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The dual meaning of the 26th of January. Australia Day and Invasion Day is there room for both?

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As 26th of January quickly approaches there is a flutter on many early childhood forums discussing Australia Day experiences and activities to do with children. However, I really want to know how many educators share with children the dual significance of 26th of January being that Australia Day is also known as Invasion Day?

The Australia Day Council explains the day as “On Australia Day we come together as a nation to celebrate what’s great about Australia and being Australian. It’s the day to reflect on what we have achieved and what we can be proud of in our great nation. It’s the day for us to re-commit to making Australia an even better place for the future”.

However, Creative Spirits writes on their website “To many Aboriginal Australians there is little to celebrate and it is a commemoration of deep loss. Loss of their sovereign rights to their land, loss of family, loss of the right to practice culture… Aboriginal people call it ‘Invasion Day’, ‘Day of Mourning’, ‘Survival Day’ or, since 2006 ‘Aboriginal Sovereignty Day’.

Educators bring their own cultural values, beliefs and practices into the classroom with them which subconsciously shapes the interactions and experiences that they provide for children. It can be difficult for educators to understand and facilitate culturally based experiences that are different from their own. In fact many don’t, not because they don’t see the importance of diversity and difference but because they are fearful of being offensive and doing the wrong thing.

I know many educators think that the inclusion of Invasion Day in early childhood programs is too political and pushes adult agendas onto young children. Whilst I understand this view and way of thinking I also believe that by not doing something we are marginalizing Aboriginal people and catering to a mainstream way of thinking and being.

Below I have selected a range of books that I feel would be appropriate to share with children on 26th of January that reflect the significance of the date for Aboriginal people.

sorry sorry

Kerr writes a short, simple and factual story of the arrival of the First Fleet in her book “Sorry Sorry”. What I really liked about this story is that Kerr explains how the settlers disrespected the Aboriginal people and their home without talking about violence, death and the removal of children. Kerr also ends the book on a positive note talking about reconciliation and how “the others” realized their actions were wrong and apologized to the Aboriginal people for what they had done.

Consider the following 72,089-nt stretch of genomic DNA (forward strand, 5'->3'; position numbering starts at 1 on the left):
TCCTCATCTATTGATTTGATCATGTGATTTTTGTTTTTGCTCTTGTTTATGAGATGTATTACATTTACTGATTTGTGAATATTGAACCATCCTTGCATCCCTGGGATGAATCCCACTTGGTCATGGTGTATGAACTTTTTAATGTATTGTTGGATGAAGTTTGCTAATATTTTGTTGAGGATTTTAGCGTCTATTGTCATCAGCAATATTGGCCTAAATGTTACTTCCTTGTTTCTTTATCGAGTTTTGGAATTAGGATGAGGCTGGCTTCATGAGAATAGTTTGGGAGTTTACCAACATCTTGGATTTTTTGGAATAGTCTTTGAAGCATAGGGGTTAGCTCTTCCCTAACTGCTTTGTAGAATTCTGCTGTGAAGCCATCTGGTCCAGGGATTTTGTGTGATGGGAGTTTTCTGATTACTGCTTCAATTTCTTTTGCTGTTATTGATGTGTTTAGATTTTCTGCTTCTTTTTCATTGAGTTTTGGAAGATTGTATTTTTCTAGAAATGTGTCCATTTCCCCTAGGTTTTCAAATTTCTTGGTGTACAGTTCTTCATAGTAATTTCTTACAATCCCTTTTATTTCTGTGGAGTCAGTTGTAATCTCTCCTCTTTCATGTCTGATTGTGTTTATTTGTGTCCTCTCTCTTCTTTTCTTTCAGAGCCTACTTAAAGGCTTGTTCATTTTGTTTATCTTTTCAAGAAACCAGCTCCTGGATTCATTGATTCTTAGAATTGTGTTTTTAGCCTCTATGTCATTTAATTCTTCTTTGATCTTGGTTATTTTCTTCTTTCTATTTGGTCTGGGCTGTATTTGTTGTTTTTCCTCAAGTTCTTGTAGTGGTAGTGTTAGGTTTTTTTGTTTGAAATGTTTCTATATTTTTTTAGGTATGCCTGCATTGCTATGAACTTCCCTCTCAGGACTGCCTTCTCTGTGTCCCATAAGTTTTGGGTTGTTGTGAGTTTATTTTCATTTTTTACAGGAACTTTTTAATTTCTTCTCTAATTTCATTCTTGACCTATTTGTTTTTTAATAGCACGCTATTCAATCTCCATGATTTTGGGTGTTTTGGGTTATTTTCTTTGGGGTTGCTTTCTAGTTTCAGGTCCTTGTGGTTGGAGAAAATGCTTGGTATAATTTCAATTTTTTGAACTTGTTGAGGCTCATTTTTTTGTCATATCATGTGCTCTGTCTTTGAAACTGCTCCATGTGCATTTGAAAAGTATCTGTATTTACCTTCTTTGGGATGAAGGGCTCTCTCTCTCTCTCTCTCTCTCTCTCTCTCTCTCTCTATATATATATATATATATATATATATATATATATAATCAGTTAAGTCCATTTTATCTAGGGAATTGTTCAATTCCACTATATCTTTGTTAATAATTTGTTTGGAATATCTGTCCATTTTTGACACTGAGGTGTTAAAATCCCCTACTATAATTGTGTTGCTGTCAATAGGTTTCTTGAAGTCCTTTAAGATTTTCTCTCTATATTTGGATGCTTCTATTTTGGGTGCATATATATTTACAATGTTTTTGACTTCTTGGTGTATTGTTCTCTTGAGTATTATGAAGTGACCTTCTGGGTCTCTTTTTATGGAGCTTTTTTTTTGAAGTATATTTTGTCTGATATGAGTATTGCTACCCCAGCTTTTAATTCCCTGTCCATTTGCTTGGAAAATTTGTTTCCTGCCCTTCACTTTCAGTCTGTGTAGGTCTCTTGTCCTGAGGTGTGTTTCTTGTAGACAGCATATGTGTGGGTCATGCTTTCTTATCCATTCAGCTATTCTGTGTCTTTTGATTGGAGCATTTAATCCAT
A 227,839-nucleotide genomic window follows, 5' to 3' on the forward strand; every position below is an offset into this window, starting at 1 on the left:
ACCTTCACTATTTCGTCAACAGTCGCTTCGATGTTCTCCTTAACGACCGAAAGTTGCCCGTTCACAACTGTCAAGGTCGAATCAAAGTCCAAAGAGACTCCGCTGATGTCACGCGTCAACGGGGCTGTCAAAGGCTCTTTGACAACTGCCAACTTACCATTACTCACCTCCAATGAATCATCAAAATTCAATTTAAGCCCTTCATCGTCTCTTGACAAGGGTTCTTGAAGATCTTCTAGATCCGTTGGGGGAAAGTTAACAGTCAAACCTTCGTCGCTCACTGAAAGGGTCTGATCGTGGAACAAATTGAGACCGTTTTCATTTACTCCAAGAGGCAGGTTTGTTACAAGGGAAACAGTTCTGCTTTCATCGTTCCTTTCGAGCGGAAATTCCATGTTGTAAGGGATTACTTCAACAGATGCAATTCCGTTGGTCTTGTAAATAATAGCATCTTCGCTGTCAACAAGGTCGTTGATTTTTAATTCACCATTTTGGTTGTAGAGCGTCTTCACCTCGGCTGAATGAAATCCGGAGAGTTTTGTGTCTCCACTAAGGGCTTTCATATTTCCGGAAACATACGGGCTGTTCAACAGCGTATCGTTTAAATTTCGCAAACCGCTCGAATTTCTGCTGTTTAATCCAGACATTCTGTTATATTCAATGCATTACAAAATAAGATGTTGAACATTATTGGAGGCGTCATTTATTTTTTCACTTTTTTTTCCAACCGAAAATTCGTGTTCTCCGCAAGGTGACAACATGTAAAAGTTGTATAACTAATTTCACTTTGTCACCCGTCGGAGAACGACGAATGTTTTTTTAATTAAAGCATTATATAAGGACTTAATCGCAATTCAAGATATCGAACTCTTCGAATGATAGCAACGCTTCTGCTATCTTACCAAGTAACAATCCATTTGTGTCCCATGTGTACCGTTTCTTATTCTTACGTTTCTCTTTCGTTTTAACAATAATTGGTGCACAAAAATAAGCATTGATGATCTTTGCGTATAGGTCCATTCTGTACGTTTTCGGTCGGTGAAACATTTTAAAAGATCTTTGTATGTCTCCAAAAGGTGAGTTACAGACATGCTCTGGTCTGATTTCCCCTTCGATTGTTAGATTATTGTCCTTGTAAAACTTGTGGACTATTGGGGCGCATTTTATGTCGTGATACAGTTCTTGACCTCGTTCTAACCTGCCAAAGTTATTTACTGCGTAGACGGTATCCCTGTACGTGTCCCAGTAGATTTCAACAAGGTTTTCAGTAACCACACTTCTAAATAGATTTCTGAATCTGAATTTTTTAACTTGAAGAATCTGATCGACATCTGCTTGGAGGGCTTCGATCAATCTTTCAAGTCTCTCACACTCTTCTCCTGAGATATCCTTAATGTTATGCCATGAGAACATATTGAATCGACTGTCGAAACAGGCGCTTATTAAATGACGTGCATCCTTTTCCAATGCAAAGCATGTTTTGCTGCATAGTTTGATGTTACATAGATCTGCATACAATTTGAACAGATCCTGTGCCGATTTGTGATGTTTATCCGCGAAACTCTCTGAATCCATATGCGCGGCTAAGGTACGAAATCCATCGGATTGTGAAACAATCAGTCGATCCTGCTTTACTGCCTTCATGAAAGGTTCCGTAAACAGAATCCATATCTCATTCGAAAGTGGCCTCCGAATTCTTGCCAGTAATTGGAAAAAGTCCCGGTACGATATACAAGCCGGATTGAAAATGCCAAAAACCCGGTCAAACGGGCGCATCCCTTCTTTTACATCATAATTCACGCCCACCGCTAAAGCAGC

In the past I’ve read “The Rabbits” by John Marsden and Sean Tan to young pre-school children. Marsden and Tan use allegorical characters of rabbits and possums to tell the story of invasion. What has stopped me from continuing to use this book is that it is quite dark and refers to the removal of children. Whilst educators can reassure children who may become frightened by saying that this took place a long time ago, the reality is that 1 in 6 Aboriginal children are currently in out of home care and this isn’t a story of the past but a reality for many Aboriginal children and communities.

“Stories for Simon” is another children’s picture book written by Lisa Miranda Sarzin. This story does talk about the Stolen Generations in greater detail then “The Rabbits” but it is interwoven into a larger story which is much more optimistic. This book allows children to critically reflect on what happened to the Aboriginal people and is easy for educators to use as a spring board for further learning and discussion.

stories for simon

Whether or not we should talk to young children about the stolen generation is a decision that I believe should be made in consultation with your colleagues and families. I’ve worked in early childhood services in different communities and my decision was different each time, out of respect for the families of children who I was teaching. I recently taught in a community with a high Aboriginal population and I deeply felt that sharing stories with children about the stolen generation was something that they should hear from their families first.

Before we can talk to children about invasion day it is important for educators to firstly acquire knowledge and understanding themselves. I highly recommend a cultural plunge and if you haven’t before, attend a local Aboriginal event on 26th of January. Sydneys Yabun festival in Victoria Park is an event not to be missed. Alternatively you could visit The Australian Museum who have a permanent informative Aboriginal exhibition.

For further readings visit www.creativespirits.com.au or purchase the book “They Took the Children” by David Hollinsworth.

Please share on the Koori Curriculum facebook page any experiences or other books that you use with young children to acknowledge invasion day https://www.facebook.com/Kooricurriculum/

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